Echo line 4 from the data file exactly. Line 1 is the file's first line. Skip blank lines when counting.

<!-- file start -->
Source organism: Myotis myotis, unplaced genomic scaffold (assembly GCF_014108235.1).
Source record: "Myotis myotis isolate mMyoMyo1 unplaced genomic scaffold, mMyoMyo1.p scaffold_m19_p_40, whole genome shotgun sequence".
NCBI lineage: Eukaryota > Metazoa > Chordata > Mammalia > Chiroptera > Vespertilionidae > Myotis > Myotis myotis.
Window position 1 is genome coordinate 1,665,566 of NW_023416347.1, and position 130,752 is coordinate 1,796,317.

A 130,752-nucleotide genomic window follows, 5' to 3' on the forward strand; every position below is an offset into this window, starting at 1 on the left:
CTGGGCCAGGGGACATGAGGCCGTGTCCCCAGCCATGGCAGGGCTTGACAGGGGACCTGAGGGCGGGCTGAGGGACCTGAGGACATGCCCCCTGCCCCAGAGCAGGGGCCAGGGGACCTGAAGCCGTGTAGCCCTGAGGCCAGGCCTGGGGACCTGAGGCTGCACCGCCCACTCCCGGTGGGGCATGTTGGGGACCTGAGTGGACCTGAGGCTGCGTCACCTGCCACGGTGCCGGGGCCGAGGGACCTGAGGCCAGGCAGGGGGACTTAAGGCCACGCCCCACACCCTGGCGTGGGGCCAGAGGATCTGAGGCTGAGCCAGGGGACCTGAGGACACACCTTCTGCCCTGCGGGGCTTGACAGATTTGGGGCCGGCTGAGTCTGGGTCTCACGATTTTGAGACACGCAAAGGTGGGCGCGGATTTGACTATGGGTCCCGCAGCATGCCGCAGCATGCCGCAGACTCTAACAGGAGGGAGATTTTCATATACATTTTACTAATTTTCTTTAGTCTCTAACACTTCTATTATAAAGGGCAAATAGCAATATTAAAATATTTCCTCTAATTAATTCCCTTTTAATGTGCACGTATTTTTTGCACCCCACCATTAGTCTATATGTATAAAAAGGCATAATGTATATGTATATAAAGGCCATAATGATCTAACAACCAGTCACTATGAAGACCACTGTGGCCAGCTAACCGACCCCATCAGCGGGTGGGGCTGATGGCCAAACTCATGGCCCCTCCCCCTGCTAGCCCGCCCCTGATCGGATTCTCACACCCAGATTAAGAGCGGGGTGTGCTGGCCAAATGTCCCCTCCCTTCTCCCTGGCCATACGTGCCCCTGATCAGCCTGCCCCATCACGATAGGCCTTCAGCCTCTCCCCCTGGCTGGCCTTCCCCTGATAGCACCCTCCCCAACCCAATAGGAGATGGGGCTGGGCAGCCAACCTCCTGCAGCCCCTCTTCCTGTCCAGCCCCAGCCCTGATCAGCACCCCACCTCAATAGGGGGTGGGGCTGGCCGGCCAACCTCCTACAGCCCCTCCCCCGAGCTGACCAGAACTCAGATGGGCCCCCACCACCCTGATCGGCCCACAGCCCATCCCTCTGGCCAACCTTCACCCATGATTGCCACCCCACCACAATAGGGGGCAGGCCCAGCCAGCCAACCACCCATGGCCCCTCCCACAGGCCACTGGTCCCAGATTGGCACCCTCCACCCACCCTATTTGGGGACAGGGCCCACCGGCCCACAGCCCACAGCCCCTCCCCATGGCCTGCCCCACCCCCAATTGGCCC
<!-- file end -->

Window position 1 is genome coordinate 1,665,566 of NW_023416347.1, and position 130,752 is coordinate 1,796,317.